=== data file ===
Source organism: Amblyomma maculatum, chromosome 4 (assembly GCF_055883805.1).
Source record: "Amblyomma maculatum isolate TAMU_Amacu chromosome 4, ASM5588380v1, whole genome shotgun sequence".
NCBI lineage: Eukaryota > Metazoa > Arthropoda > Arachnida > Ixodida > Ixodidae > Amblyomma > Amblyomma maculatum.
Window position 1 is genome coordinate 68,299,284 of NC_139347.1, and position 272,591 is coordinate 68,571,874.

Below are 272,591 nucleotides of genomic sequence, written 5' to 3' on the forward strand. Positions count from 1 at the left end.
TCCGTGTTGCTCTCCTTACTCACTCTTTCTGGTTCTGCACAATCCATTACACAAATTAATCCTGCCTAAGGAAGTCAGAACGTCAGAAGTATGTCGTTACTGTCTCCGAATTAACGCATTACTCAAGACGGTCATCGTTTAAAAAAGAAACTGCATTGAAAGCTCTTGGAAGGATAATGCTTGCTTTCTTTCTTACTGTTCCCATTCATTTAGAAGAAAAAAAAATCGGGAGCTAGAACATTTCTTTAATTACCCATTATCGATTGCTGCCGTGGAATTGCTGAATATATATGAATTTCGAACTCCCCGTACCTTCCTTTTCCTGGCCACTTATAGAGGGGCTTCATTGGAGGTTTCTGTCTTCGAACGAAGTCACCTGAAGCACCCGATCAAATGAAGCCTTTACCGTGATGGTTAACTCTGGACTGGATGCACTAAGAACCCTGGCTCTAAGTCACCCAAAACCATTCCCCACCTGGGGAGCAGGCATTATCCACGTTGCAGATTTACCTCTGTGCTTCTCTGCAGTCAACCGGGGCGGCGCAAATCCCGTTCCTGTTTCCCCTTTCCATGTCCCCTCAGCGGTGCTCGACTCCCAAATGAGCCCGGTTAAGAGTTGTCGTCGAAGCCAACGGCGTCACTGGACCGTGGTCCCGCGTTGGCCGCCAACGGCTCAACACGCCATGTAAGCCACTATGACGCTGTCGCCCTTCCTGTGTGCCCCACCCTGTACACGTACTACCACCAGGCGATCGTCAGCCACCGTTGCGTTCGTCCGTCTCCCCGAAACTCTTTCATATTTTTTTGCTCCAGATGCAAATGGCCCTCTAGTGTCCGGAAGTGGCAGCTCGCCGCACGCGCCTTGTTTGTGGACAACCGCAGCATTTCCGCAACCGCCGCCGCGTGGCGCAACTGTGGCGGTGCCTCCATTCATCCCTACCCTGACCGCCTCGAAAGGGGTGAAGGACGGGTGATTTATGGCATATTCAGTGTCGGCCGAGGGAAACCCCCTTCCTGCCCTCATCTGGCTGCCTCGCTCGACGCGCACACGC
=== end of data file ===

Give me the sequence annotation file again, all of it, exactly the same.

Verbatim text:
Source organism: Amblyomma maculatum, chromosome 4 (assembly GCF_055883805.1).
Source record: "Amblyomma maculatum isolate TAMU_Amacu chromosome 4, ASM5588380v1, whole genome shotgun sequence".
NCBI lineage: Eukaryota > Metazoa > Arthropoda > Arachnida > Ixodida > Ixodidae > Amblyomma > Amblyomma maculatum.
Window position 1 is genome coordinate 68,299,284 of NC_139347.1, and position 272,591 is coordinate 68,571,874.

Below are 272,591 nucleotides of genomic sequence, written 5' to 3' on the forward strand. Positions count from 1 at the left end.
TCCGTGTTGCTCTCCTTACTCACTCTTTCTGGTTCTGCACAATCCATTACACAAATTAATCCTGCCTAAGGAAGTCAGAACGTCAGAAGTATGTCGTTACTGTCTCCGAATTAACGCATTACTCAAGACGGTCATCGTTTAAAAAAGAAACTGCATTGAAAGCTCTTGGAAGGATAATGCTTGCTTTCTTTCTTACTGTTCCCATTCATTTAGAAGAAAAAAAAATCGGGAGCTAGAACATTTCTTTAATTACCCATTATCGATTGCTGCCGTGGAATTGCTGAATATATATGAATTTCGAACTCCCCGTACCTTCCTTTTCCTGGCCACTTATAGAGGGGCTTCATTGGAGGTTTCTGTCTTCGAACGAAGTCACCTGAAGCACCCGATCAAATGAAGCCTTTACCGTGATGGTTAACTCTGGACTGGATGCACTAAGAACCCTGGCTCTAAGTCACCCAAAACCATTCCCCACCTGGGGAGCAGGCATTATCCACGTTGCAGATTTACCTCTGTGCTTCTCTGCAGTCAACCGGGGCGGCGCAAATCCCGTTCCTGTTTCCCCTTTCCATGTCCCCTCAGCGGTGCTCGACTCCCAAATGAGCCCGGTTAAGAGTTGTCGTCGAAGCCAACGGCGTCACTGGACCGTGGTCCCGCGTTGGCCGCCAACGGCTCAACACGCCATGTAAGCCACTATGACGCTGTCGCCCTTCCTGTGTGCCCCACCCTGTACACGTACTACCACCAGGCGATCGTCAGCCACCGTTGCGTTCGTCCGTCTCCCCGAAACTCTTTCATATTTTTTTGCTCCAGATGCAAATGGCCCTCTAGTGTCCGGAAGTGGCAGCTCGCCGCACGCGCCTTGTTTGTGGACAACCGCAGCATTTCCGCAACCGCCGCCGCGTGGCGCAACTGTGGCGGTGCCTCCATTCATCCCTACCCTGACCGCCTCGAAAGGGGTGAAGGACGGGTGATTTATGGCATATTCAGTGTCGGCCGAGGGAAACCCCCTTCCTGCCCTCATCTGGCTGCCTCGCTCGACGCGCACACGC